The Santa Clara, Calif.-based chipmaker has delayed the release of 633- and 667-MHz Celeron chips by approximately two months, according to industry sources close to the company.
The chips, designed for budget PCs, were slated to appear in computers beginning next week. Instead, they will emerge toward the end of June, along with a 700-MHz Celeron and a 933-MHz Pentium III.
An Intel spokesman would not comment on the Celerons' release date but said that they are slated to come out in the second quarter.
Rival Advanced Micro Devices may benefit from the delay. The Sunnyvale, Calif., company said that it has made several hundred thousand more Athlon processors than it has sold in the past two quarters. Because of the time frame for the surplus, many of these extra chips likely run at speeds between 550 MHz and 650 MHz.
Computer makers, tiring of Intel chip shortages that have lingered since last October, may well begin to adopt more Athlons. Most of the computer makers already have computers that can accommodate Athlon chips. Moreover, a review of chip prices among dealers indicates that Athlon chips in the 600-MHz range are only slightly more expensive than 600-MHz Celerons--when they can be found.
As a result, AMD may try to increase its market share through fire sale pricing. In the past, Intel often capitalized on AMD's inability to manufacture chips in adequate volumes through sudden, and steep, discounts.
Intel's shortfall results from manufacturing capacity issues the company addressed when it reported its quarterly earnings earlier this week. Intel underestimated PC demand when it prepared its manufacturing plans last year. Consequently, a processor shortage developed.
"We did not anticipate the level of demand for the first half, especially for microprocessors, chipsets and flash memory," Andy Bryant, Intel's chief financial officer, said earlier this week. "Supply will continue to be a challenge."
Supplies of Intel processors are expected to remain fairly tight until the second half of the year, the company said. To ameliorate the problem, Intel is raising its capital spending this year to $6 billion from $5 billion.
Intel has been struggling with supply issues for about seven months. Last fall, the company had to deal with a shortage of high-end Pentium IIIs, a problem that is not completely solved. A number of chip dealers have stated that it is extremely difficult to find Pentium IIIs running at 800 or 850 MHz and 1 GHz. The delays have been exacerbated by growing demand.
Postponing the release of the two Celerons makes sense from both a financial and a manufacturing point of view. The least-expensive Intel processors, Celerons for desktops, carry lower profit margins than Pentium III chips, Xeon processors for servers, or even Celeron chips for notebooks. Allocating manufacturing capacity to these other processors will allow Intel to maximize its profit opportunities.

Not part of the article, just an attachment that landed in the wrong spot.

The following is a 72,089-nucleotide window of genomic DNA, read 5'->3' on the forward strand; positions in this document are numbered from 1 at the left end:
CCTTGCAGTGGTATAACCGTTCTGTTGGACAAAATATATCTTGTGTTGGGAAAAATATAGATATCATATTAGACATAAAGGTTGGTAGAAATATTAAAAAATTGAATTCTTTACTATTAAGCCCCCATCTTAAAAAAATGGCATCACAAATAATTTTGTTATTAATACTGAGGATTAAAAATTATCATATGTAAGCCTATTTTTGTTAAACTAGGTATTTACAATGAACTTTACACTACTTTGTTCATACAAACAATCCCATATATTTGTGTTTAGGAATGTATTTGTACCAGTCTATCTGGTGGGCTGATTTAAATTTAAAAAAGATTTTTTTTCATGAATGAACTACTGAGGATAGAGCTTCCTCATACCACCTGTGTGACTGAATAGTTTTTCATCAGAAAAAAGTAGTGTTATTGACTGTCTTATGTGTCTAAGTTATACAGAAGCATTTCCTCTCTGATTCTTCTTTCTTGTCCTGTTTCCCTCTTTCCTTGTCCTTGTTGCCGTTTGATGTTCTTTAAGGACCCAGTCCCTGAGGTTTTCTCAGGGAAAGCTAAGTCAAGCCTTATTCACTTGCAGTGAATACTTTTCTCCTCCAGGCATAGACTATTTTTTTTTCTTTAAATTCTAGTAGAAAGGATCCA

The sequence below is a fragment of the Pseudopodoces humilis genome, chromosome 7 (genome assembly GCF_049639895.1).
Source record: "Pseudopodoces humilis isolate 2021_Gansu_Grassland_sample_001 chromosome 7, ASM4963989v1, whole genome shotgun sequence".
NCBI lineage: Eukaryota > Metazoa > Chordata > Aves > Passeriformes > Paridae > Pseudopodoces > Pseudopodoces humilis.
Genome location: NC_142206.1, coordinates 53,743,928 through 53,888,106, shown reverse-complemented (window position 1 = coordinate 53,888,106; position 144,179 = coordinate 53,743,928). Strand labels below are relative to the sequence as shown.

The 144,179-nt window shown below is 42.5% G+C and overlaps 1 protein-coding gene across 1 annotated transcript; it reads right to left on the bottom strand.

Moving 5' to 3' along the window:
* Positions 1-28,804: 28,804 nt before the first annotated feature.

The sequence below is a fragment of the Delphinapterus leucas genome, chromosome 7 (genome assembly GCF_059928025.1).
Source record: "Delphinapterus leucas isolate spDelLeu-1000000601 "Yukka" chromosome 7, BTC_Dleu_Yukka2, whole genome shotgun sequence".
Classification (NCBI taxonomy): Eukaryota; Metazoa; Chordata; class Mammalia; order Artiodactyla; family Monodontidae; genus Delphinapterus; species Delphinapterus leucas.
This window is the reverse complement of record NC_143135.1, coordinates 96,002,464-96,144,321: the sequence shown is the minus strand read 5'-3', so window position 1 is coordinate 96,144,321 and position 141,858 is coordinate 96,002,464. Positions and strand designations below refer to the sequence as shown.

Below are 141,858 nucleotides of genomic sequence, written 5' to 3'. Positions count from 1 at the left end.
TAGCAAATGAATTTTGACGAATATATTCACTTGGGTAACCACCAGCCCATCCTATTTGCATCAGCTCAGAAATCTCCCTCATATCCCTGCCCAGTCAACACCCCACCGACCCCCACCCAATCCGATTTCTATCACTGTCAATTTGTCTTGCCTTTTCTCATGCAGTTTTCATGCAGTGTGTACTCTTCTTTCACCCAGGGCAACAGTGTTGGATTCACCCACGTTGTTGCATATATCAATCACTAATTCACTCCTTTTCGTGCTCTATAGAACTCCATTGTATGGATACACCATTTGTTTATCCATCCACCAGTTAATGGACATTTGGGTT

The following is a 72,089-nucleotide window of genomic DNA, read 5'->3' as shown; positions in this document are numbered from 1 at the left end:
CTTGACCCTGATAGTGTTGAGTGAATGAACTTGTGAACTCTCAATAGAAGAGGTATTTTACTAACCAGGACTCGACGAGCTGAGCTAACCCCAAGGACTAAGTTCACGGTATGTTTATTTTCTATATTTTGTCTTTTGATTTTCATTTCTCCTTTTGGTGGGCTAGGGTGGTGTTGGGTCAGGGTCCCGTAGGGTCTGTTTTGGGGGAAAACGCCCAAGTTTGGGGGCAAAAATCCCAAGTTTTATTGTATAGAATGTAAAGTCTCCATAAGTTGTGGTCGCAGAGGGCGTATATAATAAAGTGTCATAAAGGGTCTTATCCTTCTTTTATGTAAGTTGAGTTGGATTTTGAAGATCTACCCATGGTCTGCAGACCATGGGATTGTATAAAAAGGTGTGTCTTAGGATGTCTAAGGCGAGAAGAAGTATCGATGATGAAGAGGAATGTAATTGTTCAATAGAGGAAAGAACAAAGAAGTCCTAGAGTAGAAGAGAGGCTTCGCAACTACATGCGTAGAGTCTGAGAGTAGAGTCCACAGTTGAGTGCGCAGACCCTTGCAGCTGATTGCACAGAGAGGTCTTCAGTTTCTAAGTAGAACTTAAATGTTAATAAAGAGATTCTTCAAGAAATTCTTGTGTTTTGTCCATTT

Paul Otellini, general manager of the Intel Architecture Business Group, which is responsible for making chips, said earlier this week that notebook chips and upcoming Xeons will not be affected by the manufacturing issues.
From a manufacturing point of view, delaying these Celerons will allow Intel to more efficiently use its current capacity. Like the Pentium III, The 667-MHz and 633-MHz Celerons will be made on the 0.18-micron manufacturing process, according to Linley Gwennap, principal at the Linley Group.
However, Intel's current problems stem from the fact that the company doesn't have enough production lines with the ability to make 0.18-micron chips. (The number refers to the thickness of the wires and other elements incorporated into the processor.)
Celerons running at 533 MHz and below are made on the 0.25-micron process, Gwennap noted. "They have plans to build (0.18-micron) capacity this year," he said.
In addition, Celeron chips often take more time to get to market than other Intel processors. Many Pentium III processors come in computers that are built to order. The chips therefore start appearing in computers within a week or so after they emerge from Intel's factories.
Celerons, by contrast, frequently are incorporated in PCs that manufacturers produce by the hundreds before shipment to retailers. These PCs, and hence their processors, can sit in warehouses for longer periods of time.